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 Judith Bettelheim

 "Judith Bettelheim has been doing fieldwork in the Caribbean consistently since 1975, focusing on Afro-Caribbean culture and festivals. Her doctoral work was on the Afro-Jamaican Jonkonnu festival. Since 1985 she has been doing fieldwork in Cuba. In preparation for the exhibition "Caribbean Festival Arts", Bettelheim visited six different Caribbean countries. She co-curated and co-authored Caribbean Festival Arts, (University of Washington Press: 1988) with John Nunley of the Saint Louis Art Museum. She received an American Council of Learned Societies fellowship for research on Carnaval in Santiago de Cuba in 1989-90 and has returned to Cuba many times, recently leading a tour to the Havana Biennial 2000. Cuban Festivals: A Century of Afro-Cuban Culture was published in 2001 (Ian Randle Press)." - from her page at San Francisco State University. She retired in 2015.

AFROCUBA: Works on Paper, 1968-2003 (link to its own detailed page)

Judith Bettelheim
with contributions by Alexis Esquivel and David Mateo
2005 San Francisco State University
ISBN 0-295-98476-7
University of Washington Press

"AfroCuba" focuses on the rich AfroCuban influence in the visual art of Cuba during the post-revolutionary period. It represents the first opportunity for U.S. audiences to appreciate nearly four decades of artistic production shaped by the influential forces of AfroCuban religion, social struggle, questions of cultural heritage, and personal and diplomatic relations with Africa. Representing the work of twenty-six artists residing in Havana and Santiago de Cuba, "AfroCuba" includes sixty prints and drawings masterfully executed in a variety of techniques, among them lithography, collagraph, woodcut, screen print, and ink and crayon drawing. The book includes essays by curator and art historian Judith Bettelheim, an expert on the African diaspora, with a foreword by Keith Morrison, an essay by Cuban artist and curator Alexis Esquivel, excerpts from David Mateo's Looking at Cuban Printmaking (Havana 2001), and a technical glossary by Sylvia Solochek Walters. Cuban artist and critic Tonel (Antonio Eligio Fernandez) served as curatorial consultant.

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Cuban Festivals : A Century of Afro-Cuban Culture

Dr. Bettelheim is also editor of CUBAN FESTIVALS: A Century of Afro-Cuban Culture. This valuable book includes the first ever English language translation of Fernando Ortiz's "The Afro-Cuban Festival Day of the Kings," as well as an annotated glossary based on Ortiz's work by Dr. David Brown. Also, an introduction to Ortiz's work by Dr. Jean Stubbs, and two personal recollections of Havana Carnival by Pedro Perez Sarduy. Dr. Judith Bettelheim has written on Santiago de Cuba Carnival in the 1980s and compared it to Carnival during the "special period." She also has a chapter on the celebrations and history of Haitian-Cubans in Oriente Province. Cuban scholars José Millet and Rafael Brea contribute a glossary of popular festivals. The book includes 40 illustrations.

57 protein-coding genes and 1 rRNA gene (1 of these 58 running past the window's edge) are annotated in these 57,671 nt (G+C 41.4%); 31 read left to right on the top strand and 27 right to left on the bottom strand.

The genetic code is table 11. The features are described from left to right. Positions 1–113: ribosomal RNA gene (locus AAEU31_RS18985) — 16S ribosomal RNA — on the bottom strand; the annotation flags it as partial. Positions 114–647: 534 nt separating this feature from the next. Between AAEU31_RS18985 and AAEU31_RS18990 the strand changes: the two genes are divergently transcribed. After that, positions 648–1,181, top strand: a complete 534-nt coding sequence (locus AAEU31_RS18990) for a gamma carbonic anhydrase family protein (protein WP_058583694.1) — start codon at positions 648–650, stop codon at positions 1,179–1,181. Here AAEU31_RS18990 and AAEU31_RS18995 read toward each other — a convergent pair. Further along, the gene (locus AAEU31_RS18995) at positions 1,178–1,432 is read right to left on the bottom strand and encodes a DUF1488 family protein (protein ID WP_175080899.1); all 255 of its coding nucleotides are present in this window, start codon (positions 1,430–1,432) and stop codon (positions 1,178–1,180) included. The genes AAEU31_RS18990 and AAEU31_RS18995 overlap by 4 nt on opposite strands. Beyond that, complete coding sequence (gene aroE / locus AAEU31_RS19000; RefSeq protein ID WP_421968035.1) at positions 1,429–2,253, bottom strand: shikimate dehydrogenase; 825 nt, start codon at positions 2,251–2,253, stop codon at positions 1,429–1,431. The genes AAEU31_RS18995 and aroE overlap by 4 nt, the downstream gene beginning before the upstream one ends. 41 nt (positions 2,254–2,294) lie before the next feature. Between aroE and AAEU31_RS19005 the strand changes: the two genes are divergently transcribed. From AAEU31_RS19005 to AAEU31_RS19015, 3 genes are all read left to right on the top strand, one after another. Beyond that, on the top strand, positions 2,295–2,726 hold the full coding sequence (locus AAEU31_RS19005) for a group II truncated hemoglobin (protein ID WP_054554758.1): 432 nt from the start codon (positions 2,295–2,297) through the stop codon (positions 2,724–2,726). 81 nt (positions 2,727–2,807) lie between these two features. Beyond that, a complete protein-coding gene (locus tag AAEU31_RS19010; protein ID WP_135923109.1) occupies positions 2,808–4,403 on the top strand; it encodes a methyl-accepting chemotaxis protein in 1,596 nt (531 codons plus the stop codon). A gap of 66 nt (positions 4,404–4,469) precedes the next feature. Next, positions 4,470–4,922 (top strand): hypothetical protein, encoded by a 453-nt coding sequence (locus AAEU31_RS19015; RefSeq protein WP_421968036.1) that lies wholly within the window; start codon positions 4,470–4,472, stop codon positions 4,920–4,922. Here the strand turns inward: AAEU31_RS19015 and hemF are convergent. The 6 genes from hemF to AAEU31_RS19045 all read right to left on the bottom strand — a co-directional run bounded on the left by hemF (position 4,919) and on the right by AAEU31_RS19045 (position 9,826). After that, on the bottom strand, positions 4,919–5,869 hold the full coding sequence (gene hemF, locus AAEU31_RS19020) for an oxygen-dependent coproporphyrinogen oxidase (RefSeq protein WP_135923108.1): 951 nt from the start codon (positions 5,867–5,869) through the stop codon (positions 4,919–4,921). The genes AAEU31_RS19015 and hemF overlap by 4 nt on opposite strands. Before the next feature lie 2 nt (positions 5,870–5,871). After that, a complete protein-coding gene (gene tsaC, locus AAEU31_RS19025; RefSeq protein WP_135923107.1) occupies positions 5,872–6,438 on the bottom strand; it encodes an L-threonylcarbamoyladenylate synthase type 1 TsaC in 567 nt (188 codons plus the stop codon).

Cuban Festivals : A Century of Afro-Cuban Culture
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Cuban Festivals : An Illustrated Anthology (Garland Reference Library of the Humanities, Vol 1444)
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CV - 2017top

The Arts of Africa, the African Diaspora and the Caribbean
San Francisco State University Faculty Member 1981-2009 (Retired)
Adjunct Professor UCLA 2010-2012

Yale University, History of Art, Ph.D. June 1979
UCLA, Master of Art, 1967-70
Antioch College, Bachelor of Art, 1962-67

2011. Transcultural Pilgrim: Three Decades of Work by José Bedia. co-authors Judith Bettelheim and Janet Berlo, Fowler Museum at UCLA: 216 pp.; 108 illus. bibliography, index.

2005. AfroCuba: Works on Paper, 1968-2003. exhibition catalog (San Francisco: SFSU and the University of Washington Press) 88pp.; 35 color illus.

2001. Cuban Festivals: A Century of Afro-Cuban Culture. author and editor (Kingston and London: Ian Randle Publishers): 220 pp. Illus., glossary, bibliography (revised and expanded).

1993. Cuban Festivals: An Illustrated Anthology. author and editor (New York and London: Garland Publishing, Inc.) 250pp. Illus.; glossary; bibliography.

1988. Caribbean Festival Arts. co-authored by Judith Bettelheim and John Nunley (Seattle: The Saint Louis Art Museum and University of Washington Press) 250 pp.166 illus., glossary, bibliography.

2015 “Performing Religion: Folklore Performance , Carnaval and Festival in Cuba,” in Caribbean Popular Culture: Power, Politics, and Performance, eds. Aaron Kamugish and Yanique Hume, (Kingston: Ian Randle Publishers) pp. 469-482.

2013 “Grupo Antillano, revisited,” in Grupo Antillano, the Art of Afro-Cuba, (Alejandro de la Fuente and the Caguayo Foundation, with the University of Pittsburg Press) pp. 35-48.

2010 “From Masquerade to Fashion and Back,” in The Global African Project, (New York: The Museum of Art and Design) pp. 162-167.

2010 “Espriritismo Altars in Cuba, Puerto Rico and Brazil,” in Latin America in the Black Atlantic, eds. Andrew Apter and Robin Derby, (Newcastle upon Tyne: Cambridge Scholars Publishing) pp. 295-318.

2008 “Lam’s Caribbean Years: An Intercultural Dialogue” in Wifredo Lam at Miami Art Museum, 2008. pp. 11-21.